Another individual, not a trained theologian, and yet whose ministry had a great impact on the Indian church as a whole in the past half century, is Brother Bakth Singh. Trained to be an engineer in England and Canada, he received a definite call from God after his conversion in Canada to preach the gospel in India. Bakth Singh awakened lethargic Christians, created in them an unprecedented hunger for the Word of God, and taught them to love the Lord with implicit obedience to his Word. He established assemblies in India and in several other countries on the pattern of the churches established by Watchman Nee and his “little flock” in China.


Hindu fundamentalism is glaring in the eyes of the Indian evangelicals. The Vishwa Hindu Parishad and RSS are bent upon building a temple in Ayodhya, the birth place of Lord Rama, by demolishing a four-century old mosque supposed to be built by Babur, the Mongolian invader in 1528 AD. Disregarding the archaeological and historical evidence available, Hindu fundamentalists argue that Babur destroyed an existing temple and on its site raised a mosque. The country is witnessing fanaticism and bloodshed over the issue. The Jagat Gurus {75} (world teachers) of various peet has (seats) located in different parts of the country have of late started speaking authoritatively on national issues. This is a very disturbing phenomenon. The modern cults of Sathya Sai Baba, Swami Ayyappa, Raghavendra Swami, Narayana Guru, Maharshi Mahesh Yogi, ISKON (International Society for Krishna Consciousness), Acharya Rajneesh and hundreds of other cults and gurus attract thousands of people and pose a great challenge to an evangelical witness in India today. The Indian epics Ramayana and Mahabharatha, telecast on Indian television over a period of time, have roused the sentiments of Hindus by making them conscious of their religious traditions.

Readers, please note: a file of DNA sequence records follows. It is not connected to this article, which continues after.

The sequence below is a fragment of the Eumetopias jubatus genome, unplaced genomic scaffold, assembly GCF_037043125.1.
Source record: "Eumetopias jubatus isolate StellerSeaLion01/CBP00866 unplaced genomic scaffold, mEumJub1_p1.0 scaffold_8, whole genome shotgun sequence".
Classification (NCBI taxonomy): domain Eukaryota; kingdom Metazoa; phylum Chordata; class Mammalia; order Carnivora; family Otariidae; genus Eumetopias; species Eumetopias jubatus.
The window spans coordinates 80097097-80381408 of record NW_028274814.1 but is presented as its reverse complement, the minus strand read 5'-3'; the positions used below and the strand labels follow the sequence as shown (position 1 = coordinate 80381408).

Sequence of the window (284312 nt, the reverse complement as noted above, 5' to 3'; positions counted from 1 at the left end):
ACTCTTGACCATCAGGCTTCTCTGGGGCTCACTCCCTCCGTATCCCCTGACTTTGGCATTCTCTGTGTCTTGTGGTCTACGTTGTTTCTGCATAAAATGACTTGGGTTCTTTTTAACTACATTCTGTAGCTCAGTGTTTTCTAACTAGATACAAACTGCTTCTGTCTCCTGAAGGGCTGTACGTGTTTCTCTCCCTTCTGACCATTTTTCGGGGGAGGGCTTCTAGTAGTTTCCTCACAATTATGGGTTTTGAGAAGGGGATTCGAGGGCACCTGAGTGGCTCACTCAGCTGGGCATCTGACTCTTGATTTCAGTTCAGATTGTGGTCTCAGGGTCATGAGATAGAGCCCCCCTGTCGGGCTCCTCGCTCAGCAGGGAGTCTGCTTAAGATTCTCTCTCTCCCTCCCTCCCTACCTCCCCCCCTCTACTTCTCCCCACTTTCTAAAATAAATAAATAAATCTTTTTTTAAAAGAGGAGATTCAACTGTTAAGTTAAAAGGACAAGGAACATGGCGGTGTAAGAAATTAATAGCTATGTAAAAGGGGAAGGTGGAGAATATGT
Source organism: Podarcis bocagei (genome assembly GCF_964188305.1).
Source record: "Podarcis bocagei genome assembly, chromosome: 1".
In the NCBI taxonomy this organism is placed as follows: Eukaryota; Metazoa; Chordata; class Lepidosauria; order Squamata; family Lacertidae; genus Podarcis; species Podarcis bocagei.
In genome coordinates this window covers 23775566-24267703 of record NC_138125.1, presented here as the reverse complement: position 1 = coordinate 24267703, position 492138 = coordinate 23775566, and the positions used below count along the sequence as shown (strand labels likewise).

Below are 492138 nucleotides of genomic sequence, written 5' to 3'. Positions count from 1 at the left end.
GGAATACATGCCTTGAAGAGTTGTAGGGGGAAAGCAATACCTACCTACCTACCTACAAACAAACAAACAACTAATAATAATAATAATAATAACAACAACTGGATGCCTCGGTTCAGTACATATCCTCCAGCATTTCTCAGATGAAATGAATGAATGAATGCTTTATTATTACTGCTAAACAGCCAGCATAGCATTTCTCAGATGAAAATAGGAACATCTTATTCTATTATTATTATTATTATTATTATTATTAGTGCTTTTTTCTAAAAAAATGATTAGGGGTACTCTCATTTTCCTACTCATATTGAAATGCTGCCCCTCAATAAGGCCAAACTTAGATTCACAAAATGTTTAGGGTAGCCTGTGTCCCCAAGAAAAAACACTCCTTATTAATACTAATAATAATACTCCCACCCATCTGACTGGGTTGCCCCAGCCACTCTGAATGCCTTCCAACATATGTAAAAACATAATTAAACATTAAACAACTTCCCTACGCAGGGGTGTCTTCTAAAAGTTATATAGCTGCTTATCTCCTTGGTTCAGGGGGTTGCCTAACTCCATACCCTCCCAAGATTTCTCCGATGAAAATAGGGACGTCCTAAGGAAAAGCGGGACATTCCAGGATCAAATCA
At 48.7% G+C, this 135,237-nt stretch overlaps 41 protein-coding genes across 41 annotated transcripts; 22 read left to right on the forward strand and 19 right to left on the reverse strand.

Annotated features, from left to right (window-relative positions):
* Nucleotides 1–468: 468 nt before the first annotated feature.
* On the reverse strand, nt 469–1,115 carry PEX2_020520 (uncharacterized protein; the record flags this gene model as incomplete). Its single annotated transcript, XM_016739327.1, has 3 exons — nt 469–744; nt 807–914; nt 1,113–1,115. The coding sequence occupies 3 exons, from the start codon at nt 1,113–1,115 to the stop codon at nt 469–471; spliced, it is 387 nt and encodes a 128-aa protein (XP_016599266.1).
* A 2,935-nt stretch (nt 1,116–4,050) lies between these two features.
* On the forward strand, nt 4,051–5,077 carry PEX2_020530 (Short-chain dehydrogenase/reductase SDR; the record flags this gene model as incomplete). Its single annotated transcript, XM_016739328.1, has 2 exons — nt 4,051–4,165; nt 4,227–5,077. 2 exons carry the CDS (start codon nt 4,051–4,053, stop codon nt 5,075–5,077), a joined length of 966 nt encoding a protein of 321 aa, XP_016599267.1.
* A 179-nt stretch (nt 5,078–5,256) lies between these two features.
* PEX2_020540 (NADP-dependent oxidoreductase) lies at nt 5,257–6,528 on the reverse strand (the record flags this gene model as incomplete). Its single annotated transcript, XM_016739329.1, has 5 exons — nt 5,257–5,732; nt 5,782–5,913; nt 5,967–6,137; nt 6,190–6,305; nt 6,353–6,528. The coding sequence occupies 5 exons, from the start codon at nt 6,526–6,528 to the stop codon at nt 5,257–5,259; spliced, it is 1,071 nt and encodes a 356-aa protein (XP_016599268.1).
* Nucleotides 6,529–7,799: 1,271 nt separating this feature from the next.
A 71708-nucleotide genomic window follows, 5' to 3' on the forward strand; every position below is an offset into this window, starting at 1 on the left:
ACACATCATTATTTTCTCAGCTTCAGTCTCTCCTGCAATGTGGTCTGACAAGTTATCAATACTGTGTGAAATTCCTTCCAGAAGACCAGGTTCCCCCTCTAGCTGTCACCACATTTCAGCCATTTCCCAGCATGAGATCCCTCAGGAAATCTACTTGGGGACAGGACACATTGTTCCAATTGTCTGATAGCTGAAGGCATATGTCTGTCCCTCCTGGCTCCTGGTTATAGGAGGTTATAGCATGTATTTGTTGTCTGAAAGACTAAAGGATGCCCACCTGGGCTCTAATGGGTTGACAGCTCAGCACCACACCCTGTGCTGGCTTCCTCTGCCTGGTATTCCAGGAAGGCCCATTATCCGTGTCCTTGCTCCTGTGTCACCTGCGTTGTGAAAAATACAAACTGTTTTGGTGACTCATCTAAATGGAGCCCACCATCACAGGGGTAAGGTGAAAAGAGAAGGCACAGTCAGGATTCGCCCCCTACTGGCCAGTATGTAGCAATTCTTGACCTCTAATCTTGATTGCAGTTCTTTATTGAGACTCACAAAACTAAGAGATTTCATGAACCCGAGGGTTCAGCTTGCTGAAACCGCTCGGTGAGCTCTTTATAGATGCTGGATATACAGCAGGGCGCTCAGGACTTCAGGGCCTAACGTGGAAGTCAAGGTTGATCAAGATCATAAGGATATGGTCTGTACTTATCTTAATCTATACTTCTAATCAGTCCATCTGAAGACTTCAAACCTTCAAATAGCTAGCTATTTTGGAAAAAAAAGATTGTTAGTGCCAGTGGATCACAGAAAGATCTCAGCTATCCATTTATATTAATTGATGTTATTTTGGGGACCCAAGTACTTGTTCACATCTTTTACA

India is the second largest Muslim country in the world. Islam has become a missionary religion now in an unprecedented way. Dogmatic, dialogistical Islamic literature is produced on a mass scale. Aligarh University in North India is offering theological degrees at the doctoral level in Islam of Shia and Sunni and other sects. Mosques and dargas have sprung up everywhere in urban and rural areas in the country. The fundamentalistic Islam in Iran, Pakistan, and Saudi Arabia is being exported to this land. Additionally, the Sikh religious fundamentalism, with its terrorism, continues unabated. Besides these religious trends, there is the increase of poverty, oppression, and suffering.

On the church front, the situation is grim. Large numbers of our Christians are still nominal. They have never experienced the power of the Gospel of salvation. These nominal Christians are blatantly identifying with Hinduism or Islam by their practices and their denials. There are cases of people being reconverted to Hinduism. It is a general observation that there are more false devotees of Jesus Christ than true disciples in Indian churches. Pagan influences from the native culture creep into Christian practices. For lack of thorough Scriptural knowledge and spiritual discernment, such trends are not discriminated. There is failure in stewardship, and integrity is lacking among Christian leaders. The concentration of power in the hands of a few is weakening the leadership in the church. Embezzlement of church monies as well as foreign funds by church leaders is the order of the day. All this is a blot on the evangelical witness of the Indian church.

So Indian evangelicals have great challenges before them. Transformed and empowered by the Spirit and looking unto {76} Jesus, they have to run the race that is set before them, occupying till the Lord comes. In the words of Theodore Williams, we are not victims but we will be victors.


  • Sunder, Clark. Let the Indian Church Be Indian. CLS. 1985. Evangelical Fellowship 6/3, 1958.
  • Into the Nineties with Christ. Official reference volume of the All India Congress on Missions and Evangelism. EFI. 1989.
  • Hedlund, R. E. Roots of the Great Debate in Mission. ELS. India. 1981.
  • Shenk, Wilbert R. Mission Focus-Current Issues. Ontario: Herald Press, 1980.
  • Williams, Theodore, ed. Building Bridges or Barriers. India: WEFMC. 1985.
M. A. Solomon, the former Secretary of the Governing Council of the Mennonite Brethren Church of India, is Lecturer in English in Mahbubnagar and is the editor of El-Shaddai, an English monthly.